I continue to be disgusted by Stiva’s shallowness, amused by Levin’s aloofness and angered by Karenin’s coldness. Vronsky continues to be shallow (his disappointment in Anna’s weight gain, during her advanced pregnancy, had me seething). Anna has moved from fascinating to desperate and heart-breaking (though perilously close to whiny and annoying).
On to Part V.
Well the action has certainly picked up. There is no way to discuss Part II without spoilers, so there will be many. You have been warned.
Anna is back in St. Petersburg, and Vronsky has followed her. She knows this should upset her, but it does not. Quite the opposite really. Anna is changed, and it is not unnoticed. She shuns her old morally upright society companions, now favouring the fashionable set – which of course includes Vronsky and his cousin Betsy – now Anna’s constant companion. Her new BFF, if you will.
Anyone who has lived in a small town or been part of a smaller community in a large town will be familiar with this. Anna and Vronsky are the subject of continual chatter and gossip, with their friends the worst offenders.
“Alexey Alexandorivich had seen nothing striking or improper in the fact that his wife was sitting with Vronsky at a separate table, in eager conversation with him about something. But he noticed that to the rest of the party this appeared to be something striking and improper. He made up his mind that he must speak of it to his wife.”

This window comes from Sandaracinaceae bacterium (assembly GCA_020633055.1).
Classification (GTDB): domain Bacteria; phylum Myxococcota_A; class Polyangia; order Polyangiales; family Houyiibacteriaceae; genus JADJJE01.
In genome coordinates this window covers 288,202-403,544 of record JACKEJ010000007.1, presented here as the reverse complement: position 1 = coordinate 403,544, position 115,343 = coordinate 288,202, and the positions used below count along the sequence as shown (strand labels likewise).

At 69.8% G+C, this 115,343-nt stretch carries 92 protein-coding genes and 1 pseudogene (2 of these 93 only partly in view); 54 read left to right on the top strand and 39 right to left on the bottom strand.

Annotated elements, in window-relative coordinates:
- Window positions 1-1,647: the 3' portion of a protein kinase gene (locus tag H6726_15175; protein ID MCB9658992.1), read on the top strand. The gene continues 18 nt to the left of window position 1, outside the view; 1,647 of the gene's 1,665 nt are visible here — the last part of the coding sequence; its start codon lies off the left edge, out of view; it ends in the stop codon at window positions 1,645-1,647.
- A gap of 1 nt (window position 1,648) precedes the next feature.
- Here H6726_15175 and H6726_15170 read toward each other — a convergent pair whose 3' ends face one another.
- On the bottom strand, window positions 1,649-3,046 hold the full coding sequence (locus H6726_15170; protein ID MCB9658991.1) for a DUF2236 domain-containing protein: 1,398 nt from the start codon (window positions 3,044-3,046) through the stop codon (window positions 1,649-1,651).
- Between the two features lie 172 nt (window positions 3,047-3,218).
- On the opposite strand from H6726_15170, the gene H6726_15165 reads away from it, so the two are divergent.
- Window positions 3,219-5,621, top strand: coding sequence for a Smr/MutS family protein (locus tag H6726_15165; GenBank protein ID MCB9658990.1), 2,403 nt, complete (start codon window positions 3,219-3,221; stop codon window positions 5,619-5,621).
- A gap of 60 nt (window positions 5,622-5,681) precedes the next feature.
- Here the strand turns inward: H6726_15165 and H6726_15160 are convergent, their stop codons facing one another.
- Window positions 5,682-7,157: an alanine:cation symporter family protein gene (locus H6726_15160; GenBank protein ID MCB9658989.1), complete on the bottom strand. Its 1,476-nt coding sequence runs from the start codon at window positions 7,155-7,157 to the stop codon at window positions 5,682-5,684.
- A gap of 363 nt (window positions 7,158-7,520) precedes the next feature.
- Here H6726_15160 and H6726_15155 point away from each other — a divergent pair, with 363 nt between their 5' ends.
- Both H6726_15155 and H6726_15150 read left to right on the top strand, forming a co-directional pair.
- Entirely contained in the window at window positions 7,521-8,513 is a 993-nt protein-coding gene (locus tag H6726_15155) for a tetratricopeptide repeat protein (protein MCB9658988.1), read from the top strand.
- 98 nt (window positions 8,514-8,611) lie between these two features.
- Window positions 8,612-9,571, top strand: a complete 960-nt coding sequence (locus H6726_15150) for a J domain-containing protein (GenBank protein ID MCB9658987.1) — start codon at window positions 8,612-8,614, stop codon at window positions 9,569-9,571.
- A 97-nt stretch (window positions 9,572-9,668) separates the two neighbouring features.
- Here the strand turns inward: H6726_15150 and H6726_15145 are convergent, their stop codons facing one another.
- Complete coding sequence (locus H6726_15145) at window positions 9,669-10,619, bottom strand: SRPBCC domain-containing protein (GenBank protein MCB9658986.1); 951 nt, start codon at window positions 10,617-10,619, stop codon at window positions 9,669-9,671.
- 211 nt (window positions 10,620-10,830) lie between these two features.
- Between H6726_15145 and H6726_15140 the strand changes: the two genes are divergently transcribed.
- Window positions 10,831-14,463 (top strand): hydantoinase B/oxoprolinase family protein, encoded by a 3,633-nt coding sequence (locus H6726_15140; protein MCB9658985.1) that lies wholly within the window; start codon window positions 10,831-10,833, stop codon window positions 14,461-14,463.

Karenin’s reaction to his wife’s behaviour is most interesting. He does not feel jealous, as to him jealous is illogical (which is an opinion I share, making his internal musings of particular interest to me). But whereas Anna knows her feelings for Vronsky are wrong and feels much guilt for them, Karenin is less concerned with right and wrong and more concerned with appearances. If his wife is going to have improper relations with another man, she should at least have the courtesy to hide this. Anna struggles with her passion and the need to feel and live out her feelings, Karenin is willing to hide all feelings in order to maintain his status (really, he often doesn’t seem to have feelings, so hiding them should not be a problem).
I was surprised and impressed that after all the build up there was no seduction scene, description of the lovers succumbing to their passion. Merely a mention that time had passed, and that the relationship had been consummated. Because the book is not about the sex. It is about the passion, the buildup, and the consequences. In the first mention that they were now lovers, all we see is how miserable and desperate the affair has made Anna.
It does not get better as you read further: Anna reveals her pregnancy to Vronsky, Vronsky falls from his horse during a race and Anna cannot hide her distress from those in attendance, including her husband, and finally in a fit of rage & desperation she confesses the affair (but not the pregnancy). In response, all Karenin can say is that he expects her to keep up appearances. So even in confession, Anna still does not find the release she needs, and is expected to continue to live a lie.
I cannot help but wonder: if Karenin was able to express even a little of the care and concern for his wife that he admits to himself, might things have gone differently? This is really what attracts her to Vronsky, is it not?
KItty and Levin are still in the picture as well, though not so dramatically. At least not yet. Perhaps that is coming. Levin is back in the country, dealing with the humiliation of Kitty’s rejection by throwing himself into work on the farm. Kitty, having realised Vronsky never did love her, is thrown into a state of depression, makes herself ill, sees a series of doctors and is finally taken abroad.